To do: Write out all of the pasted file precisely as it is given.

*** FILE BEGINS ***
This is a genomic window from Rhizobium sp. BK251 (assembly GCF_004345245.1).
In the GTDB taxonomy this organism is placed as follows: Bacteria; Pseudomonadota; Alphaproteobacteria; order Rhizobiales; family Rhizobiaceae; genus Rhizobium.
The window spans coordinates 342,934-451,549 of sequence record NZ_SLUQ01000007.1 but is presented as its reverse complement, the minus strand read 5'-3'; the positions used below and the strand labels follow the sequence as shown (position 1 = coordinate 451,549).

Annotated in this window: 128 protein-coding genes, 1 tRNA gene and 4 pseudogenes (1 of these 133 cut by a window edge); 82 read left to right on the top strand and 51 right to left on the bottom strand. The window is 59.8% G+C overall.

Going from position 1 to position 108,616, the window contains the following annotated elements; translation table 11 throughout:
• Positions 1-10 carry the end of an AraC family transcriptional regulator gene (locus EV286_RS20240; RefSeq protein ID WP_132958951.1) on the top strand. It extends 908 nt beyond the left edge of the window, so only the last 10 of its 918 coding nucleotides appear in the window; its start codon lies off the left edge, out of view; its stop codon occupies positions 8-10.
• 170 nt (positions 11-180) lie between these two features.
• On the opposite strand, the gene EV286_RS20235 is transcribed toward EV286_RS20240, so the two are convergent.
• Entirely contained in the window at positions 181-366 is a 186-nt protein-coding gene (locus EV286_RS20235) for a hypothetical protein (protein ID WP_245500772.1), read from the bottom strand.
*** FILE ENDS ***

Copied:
This is a genomic window from Rhizobium sp. BK251 (assembly GCF_004345245.1).
In the GTDB taxonomy this organism is placed as follows: Bacteria; Pseudomonadota; Alphaproteobacteria; order Rhizobiales; family Rhizobiaceae; genus Rhizobium.
The window spans coordinates 342,934-451,549 of sequence record NZ_SLUQ01000007.1 but is presented as its reverse complement, the minus strand read 5'-3'; the positions used below and the strand labels follow the sequence as shown (position 1 = coordinate 451,549).

Annotated in this window: 128 protein-coding genes, 1 tRNA gene and 4 pseudogenes (1 of these 133 cut by a window edge); 82 read left to right on the top strand and 51 right to left on the bottom strand. The window is 59.8% G+C overall.

Going from position 1 to position 108,616, the window contains the following annotated elements; translation table 11 throughout:
• Positions 1-10 carry the end of an AraC family transcriptional regulator gene (locus EV286_RS20240; RefSeq protein ID WP_132958951.1) on the top strand. It extends 908 nt beyond the left edge of the window, so only the last 10 of its 918 coding nucleotides appear in the window; its start codon lies off the left edge, out of view; its stop codon occupies positions 8-10.
• 170 nt (positions 11-180) lie between these two features.
• On the opposite strand, the gene EV286_RS20235 is transcribed toward EV286_RS20240, so the two are convergent.
• Entirely contained in the window at positions 181-366 is a 186-nt protein-coding gene (locus EV286_RS20235) for a hypothetical protein (protein ID WP_245500772.1), read from the bottom strand.